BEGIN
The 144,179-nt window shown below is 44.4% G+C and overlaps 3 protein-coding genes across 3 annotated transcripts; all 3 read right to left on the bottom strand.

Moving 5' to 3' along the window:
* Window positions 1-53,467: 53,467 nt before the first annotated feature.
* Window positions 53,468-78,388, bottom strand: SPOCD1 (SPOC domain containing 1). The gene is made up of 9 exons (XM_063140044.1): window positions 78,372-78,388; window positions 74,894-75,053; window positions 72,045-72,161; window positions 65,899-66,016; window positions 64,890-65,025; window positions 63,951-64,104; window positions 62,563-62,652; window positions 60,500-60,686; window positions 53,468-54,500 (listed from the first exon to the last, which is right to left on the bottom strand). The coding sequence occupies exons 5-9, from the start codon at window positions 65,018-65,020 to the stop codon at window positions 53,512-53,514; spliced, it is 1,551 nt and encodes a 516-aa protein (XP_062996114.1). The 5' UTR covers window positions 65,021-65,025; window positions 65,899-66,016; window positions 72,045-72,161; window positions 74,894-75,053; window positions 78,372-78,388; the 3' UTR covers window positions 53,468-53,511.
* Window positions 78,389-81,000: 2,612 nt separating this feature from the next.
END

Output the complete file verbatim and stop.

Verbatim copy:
The 144,179-nt window shown below is 44.4% G+C and overlaps 3 protein-coding genes across 3 annotated transcripts; all 3 read right to left on the bottom strand.

Moving 5' to 3' along the window:
* Window positions 1-53,467: 53,467 nt before the first annotated feature.
* Window positions 53,468-78,388, bottom strand: SPOCD1 (SPOC domain containing 1). The gene is made up of 9 exons (XM_063140044.1): window positions 78,372-78,388; window positions 74,894-75,053; window positions 72,045-72,161; window positions 65,899-66,016; window positions 64,890-65,025; window positions 63,951-64,104; window positions 62,563-62,652; window positions 60,500-60,686; window positions 53,468-54,500 (listed from the first exon to the last, which is right to left on the bottom strand). The coding sequence occupies exons 5-9, from the start codon at window positions 65,018-65,020 to the stop codon at window positions 53,512-53,514; spliced, it is 1,551 nt and encodes a 516-aa protein (XP_062996114.1). The 5' UTR covers window positions 65,021-65,025; window positions 65,899-66,016; window positions 72,045-72,161; window positions 74,894-75,053; window positions 78,372-78,388; the 3' UTR covers window positions 53,468-53,511.
* Window positions 78,389-81,000: 2,612 nt separating this feature from the next.